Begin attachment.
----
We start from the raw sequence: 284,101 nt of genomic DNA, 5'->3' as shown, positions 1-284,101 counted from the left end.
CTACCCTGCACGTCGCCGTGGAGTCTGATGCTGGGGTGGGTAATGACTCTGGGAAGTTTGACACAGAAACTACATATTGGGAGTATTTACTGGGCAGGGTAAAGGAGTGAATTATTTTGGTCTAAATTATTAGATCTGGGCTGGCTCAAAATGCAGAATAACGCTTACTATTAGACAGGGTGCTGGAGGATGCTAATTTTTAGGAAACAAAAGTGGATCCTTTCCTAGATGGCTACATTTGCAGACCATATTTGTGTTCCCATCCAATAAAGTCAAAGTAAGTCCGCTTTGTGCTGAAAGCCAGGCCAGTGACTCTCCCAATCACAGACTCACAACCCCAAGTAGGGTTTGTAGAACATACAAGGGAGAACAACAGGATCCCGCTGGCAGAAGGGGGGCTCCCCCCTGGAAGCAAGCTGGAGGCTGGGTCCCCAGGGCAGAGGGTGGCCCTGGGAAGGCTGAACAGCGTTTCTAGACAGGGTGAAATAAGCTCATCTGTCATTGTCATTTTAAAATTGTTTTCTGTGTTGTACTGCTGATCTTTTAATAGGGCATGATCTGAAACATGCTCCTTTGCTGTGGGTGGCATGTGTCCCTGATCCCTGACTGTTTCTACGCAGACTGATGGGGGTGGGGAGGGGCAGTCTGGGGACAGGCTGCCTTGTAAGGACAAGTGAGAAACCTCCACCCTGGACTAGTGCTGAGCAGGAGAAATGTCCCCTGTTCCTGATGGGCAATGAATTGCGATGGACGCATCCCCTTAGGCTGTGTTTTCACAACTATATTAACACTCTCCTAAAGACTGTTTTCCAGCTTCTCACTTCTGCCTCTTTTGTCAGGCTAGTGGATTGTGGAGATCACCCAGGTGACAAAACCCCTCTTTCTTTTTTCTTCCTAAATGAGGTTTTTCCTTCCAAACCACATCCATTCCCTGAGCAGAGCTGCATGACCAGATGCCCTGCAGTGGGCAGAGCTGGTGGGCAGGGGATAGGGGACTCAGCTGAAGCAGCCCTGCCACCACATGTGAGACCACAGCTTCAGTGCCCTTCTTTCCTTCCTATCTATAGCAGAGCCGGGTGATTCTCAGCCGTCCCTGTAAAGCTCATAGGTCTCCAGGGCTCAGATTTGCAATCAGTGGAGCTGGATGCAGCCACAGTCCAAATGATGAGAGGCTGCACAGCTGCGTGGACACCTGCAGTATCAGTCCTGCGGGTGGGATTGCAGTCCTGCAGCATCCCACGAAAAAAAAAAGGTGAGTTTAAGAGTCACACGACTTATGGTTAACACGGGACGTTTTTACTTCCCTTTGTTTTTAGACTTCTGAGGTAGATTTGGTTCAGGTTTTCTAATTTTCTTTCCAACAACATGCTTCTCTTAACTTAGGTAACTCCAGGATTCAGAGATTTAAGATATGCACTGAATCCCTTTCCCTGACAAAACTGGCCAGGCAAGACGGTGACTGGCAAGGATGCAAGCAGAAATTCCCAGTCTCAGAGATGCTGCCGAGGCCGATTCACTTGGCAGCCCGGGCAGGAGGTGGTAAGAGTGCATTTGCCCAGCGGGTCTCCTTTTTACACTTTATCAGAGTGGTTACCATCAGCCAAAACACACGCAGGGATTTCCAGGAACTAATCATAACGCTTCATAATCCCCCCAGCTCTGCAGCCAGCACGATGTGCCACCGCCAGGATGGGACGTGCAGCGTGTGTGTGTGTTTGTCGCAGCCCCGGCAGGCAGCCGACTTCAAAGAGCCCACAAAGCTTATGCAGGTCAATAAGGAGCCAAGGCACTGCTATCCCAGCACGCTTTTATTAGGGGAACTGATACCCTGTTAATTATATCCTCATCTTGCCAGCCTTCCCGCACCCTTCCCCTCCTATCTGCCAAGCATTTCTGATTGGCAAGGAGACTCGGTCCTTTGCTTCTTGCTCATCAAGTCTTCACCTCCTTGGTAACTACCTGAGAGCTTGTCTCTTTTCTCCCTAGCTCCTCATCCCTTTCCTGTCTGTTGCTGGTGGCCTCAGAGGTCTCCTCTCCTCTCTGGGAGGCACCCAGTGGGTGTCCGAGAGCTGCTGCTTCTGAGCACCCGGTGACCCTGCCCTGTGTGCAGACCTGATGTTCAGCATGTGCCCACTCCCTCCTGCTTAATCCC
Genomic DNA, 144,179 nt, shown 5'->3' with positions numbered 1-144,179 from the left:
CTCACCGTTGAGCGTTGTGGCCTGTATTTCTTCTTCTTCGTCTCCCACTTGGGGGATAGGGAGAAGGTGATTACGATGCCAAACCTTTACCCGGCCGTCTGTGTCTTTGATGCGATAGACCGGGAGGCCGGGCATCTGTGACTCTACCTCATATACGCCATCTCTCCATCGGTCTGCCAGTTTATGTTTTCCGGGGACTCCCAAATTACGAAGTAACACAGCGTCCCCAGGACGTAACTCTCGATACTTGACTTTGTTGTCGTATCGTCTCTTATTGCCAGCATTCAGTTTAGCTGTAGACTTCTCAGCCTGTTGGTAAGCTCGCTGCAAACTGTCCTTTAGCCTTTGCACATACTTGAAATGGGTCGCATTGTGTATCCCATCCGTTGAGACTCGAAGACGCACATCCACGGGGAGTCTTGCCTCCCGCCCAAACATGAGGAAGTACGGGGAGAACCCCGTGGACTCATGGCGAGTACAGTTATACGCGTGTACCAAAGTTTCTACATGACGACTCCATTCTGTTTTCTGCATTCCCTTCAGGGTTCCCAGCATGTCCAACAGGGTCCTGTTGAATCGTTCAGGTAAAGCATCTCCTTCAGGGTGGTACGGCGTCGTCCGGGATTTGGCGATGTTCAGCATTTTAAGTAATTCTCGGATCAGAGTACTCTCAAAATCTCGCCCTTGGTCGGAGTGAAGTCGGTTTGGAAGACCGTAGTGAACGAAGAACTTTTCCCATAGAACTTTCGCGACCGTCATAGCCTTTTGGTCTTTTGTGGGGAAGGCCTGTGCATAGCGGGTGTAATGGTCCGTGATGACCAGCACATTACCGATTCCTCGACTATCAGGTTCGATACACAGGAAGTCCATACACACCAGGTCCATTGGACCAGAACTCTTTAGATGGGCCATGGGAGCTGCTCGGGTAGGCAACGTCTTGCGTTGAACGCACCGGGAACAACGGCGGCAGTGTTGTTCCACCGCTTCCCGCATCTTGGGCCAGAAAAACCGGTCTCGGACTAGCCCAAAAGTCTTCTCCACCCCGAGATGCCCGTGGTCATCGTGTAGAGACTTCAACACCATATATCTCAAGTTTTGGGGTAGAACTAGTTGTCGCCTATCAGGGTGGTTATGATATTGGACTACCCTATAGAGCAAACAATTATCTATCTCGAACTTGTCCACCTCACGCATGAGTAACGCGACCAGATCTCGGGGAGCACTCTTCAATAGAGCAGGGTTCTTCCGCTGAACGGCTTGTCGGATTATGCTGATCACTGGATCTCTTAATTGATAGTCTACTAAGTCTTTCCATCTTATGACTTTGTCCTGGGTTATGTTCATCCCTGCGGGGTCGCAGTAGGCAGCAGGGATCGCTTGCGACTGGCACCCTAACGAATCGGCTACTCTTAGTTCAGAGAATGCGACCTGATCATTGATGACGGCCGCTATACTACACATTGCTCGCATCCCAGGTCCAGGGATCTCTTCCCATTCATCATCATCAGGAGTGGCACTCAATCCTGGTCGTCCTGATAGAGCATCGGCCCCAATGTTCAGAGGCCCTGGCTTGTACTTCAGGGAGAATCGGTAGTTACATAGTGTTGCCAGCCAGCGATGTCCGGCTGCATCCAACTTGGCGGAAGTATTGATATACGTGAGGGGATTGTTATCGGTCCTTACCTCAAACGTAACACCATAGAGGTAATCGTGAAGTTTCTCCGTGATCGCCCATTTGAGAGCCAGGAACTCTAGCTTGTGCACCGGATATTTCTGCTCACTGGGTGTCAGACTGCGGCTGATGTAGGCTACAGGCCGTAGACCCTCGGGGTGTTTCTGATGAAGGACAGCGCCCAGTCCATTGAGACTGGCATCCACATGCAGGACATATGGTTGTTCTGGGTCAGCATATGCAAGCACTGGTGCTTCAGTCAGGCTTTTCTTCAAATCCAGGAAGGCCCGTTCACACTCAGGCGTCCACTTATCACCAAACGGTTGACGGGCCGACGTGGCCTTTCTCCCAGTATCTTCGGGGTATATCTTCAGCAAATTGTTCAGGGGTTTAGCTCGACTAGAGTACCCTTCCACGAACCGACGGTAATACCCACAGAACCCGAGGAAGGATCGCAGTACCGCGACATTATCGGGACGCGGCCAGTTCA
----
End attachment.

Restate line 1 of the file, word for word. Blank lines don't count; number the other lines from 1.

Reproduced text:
We start from the raw sequence: 284,101 nt of genomic DNA, 5'->3' as shown, positions 1-284,101 counted from the left end.